The rapid heat created by steaming is one reason experts say steamed vegetables are healthier than boiled, sautéed or otherwise prepared veggies. The faster the food is heated, the more nutrients and vitamins it retains, says Aaron Brody, Ph.D., president and CEO Packaging/Brody Inc., Duluth, Ga. Additionally, steaming requires no fats or oils, so no calories are added to the vegetables, says Birds Eye.
The Simply Steam line from General Mills’ Green Giant brand is another example of clean label steam cook microwaveable vegetables. All Simply Steam varieties have 80 calories or less and several “no sauce” varieties are available.
Simply Steam products also received Bob Greene’s Best Life seal in early 2007. Greene, an exercise physiologist and personal trainer who has gained national acclaim working with Oprah Winfrey and authoring several diet and lifestyle books, developed Best Life seals to indicate foods that are good sources of essential nutrients and are also mindful of fat and calories.
Health-conscious consumers also have other concerns.
Says a recent GNPD category review: “The organic trend is expected to continue to impact the sub-category [fruits and vegetables] as consumers increasingly believe organic foods are better for health and are particularly drawn to organic staples such as vegetables.”
In fact, after “convenience” and “microwaveable,” “organic” was the third most popular new product claim during third quarter 2007 according to GNPD.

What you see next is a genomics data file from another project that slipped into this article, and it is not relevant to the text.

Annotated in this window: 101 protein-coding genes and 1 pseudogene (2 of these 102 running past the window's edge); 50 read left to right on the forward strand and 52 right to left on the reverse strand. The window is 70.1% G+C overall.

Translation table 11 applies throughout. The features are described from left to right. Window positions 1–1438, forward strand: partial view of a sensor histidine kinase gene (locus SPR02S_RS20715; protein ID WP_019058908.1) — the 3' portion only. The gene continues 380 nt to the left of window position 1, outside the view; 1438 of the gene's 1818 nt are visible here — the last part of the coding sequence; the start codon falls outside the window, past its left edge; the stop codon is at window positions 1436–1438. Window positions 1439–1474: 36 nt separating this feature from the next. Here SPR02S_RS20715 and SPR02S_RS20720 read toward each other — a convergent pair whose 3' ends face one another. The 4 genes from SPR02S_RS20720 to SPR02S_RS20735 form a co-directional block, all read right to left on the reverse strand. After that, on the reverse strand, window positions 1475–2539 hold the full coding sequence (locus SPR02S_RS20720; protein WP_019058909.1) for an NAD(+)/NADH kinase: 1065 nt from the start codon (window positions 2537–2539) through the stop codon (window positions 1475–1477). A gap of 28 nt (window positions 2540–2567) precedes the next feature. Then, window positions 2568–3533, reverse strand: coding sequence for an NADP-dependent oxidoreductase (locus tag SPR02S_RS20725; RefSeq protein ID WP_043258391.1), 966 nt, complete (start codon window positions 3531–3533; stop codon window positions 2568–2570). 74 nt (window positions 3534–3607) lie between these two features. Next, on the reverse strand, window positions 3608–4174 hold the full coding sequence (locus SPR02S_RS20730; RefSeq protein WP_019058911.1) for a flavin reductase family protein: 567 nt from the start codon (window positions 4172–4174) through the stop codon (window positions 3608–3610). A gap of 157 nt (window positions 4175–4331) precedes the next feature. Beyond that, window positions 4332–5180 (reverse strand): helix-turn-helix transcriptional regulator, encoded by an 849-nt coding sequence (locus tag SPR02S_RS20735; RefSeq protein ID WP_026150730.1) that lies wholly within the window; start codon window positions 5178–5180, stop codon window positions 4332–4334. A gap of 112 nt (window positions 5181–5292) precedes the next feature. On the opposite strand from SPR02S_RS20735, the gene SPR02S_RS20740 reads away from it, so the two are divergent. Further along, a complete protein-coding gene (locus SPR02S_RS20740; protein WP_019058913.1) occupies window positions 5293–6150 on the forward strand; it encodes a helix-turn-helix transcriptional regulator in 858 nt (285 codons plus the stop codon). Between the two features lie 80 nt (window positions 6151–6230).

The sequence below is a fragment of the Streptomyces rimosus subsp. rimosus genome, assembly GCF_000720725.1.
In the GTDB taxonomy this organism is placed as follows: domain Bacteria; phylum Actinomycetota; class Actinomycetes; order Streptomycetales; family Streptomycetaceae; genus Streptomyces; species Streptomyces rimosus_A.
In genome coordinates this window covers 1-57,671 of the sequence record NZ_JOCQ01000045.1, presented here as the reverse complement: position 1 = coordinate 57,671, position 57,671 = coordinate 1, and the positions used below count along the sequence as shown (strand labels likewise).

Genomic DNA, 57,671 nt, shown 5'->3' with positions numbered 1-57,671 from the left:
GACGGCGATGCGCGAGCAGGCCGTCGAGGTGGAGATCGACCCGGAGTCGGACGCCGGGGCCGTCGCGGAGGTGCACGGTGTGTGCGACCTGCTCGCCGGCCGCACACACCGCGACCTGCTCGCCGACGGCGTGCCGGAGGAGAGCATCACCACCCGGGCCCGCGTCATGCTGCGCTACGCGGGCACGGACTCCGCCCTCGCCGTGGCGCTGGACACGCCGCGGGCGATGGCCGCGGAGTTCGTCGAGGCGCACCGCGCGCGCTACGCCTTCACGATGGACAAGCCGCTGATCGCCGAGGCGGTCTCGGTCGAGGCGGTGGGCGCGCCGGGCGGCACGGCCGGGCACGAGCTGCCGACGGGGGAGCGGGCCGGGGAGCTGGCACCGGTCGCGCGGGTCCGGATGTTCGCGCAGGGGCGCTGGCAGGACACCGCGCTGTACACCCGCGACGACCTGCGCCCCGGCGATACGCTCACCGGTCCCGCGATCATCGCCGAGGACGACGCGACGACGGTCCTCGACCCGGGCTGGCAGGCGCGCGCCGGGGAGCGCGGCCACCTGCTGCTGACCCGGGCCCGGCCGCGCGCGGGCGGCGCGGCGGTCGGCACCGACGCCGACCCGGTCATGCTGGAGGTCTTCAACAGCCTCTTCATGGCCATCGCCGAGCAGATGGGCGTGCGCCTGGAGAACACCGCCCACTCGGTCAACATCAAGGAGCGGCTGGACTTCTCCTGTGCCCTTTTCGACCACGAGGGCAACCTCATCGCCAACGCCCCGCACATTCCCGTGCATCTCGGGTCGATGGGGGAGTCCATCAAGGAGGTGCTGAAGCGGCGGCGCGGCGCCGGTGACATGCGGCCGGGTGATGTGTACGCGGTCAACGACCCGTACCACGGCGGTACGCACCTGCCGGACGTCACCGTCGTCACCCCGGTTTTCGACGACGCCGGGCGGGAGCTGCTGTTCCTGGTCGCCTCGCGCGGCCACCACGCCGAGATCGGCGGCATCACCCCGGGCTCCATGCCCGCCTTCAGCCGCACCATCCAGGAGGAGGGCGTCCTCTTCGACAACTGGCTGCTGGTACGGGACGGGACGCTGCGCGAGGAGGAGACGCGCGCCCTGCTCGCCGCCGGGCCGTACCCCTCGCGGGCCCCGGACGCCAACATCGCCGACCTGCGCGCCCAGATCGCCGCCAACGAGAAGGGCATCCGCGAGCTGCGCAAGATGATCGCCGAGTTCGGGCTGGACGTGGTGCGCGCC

In this sub-category, Cascadian Farm, a General Mills line of organic products, launched Purely Steam Organic Vegetables last August. The certified organic frozen vegetables are packaged in “steam seam” pouches. Each variety has 60 calories or less and is sold in 8-oz. packages that include two to three servings each, depending on the variety. Varieties include: Broccoli and Carrots with Garlic and Herbs, Garden Vegetable Medley with Garden Herbs and Petite Sweet Peas.
Another organic contender is VIP Foods’ SteamWorks product line, which includes an organic line launched in 2005. This Tulsa, Okla., processor offers organic sweet corn, organic sweet peas, organic mixed vegetables, and organic broccoli cuts - all available with or without butter sauce.
In addition to health and convenience, consumers also crave premium ingredients.
Mann Packing, Salinas, Calif., introduced a steam cook line of chilled vegetables packaged with branded sauces for added flavor last year. Ready, Set, Steam comes in three varieties: Broccoli & Cheese includes Sargento cheese sauce, Veggie Stir Fry comes with Kikkoman soy sauce and Garden Medley & Herb Sauce has Green Garden dressing.
Ready, Set, Steam vegetables come in a sealed tray format that goes directly in the microwave with no opening or puncturing necessary. The product cooks in three minutes and makes four servings per 13.6-oz. container.
Another processor that has taken steam cooking the gourmet route is Taylor Fresh Foods, Salinas, Calif. The company’s Steam Cuisine is a line of chilled entrees and side dishes made with raw vegetables, starches and proteins that have “no additives, colors or preservatives,” Taylor Foods says.